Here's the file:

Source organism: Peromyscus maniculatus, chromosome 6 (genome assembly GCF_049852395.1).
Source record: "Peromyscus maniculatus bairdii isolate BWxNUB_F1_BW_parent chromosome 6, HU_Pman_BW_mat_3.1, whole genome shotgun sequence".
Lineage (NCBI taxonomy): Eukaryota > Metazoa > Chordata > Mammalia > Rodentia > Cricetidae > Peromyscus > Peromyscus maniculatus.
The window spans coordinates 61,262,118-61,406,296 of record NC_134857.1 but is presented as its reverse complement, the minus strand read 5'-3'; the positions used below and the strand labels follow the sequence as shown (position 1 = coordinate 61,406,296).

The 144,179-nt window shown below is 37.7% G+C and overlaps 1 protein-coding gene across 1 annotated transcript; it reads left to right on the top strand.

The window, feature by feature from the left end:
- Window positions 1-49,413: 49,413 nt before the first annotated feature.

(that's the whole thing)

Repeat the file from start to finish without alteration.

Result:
Source organism: Peromyscus maniculatus, chromosome 6 (genome assembly GCF_049852395.1).
Source record: "Peromyscus maniculatus bairdii isolate BWxNUB_F1_BW_parent chromosome 6, HU_Pman_BW_mat_3.1, whole genome shotgun sequence".
Lineage (NCBI taxonomy): Eukaryota > Metazoa > Chordata > Mammalia > Rodentia > Cricetidae > Peromyscus > Peromyscus maniculatus.
The window spans coordinates 61,262,118-61,406,296 of record NC_134857.1 but is presented as its reverse complement, the minus strand read 5'-3'; the positions used below and the strand labels follow the sequence as shown (position 1 = coordinate 61,406,296).

The 144,179-nt window shown below is 37.7% G+C and overlaps 1 protein-coding gene across 1 annotated transcript; it reads left to right on the top strand.

The window, feature by feature from the left end:
- Window positions 1-49,413: 49,413 nt before the first annotated feature.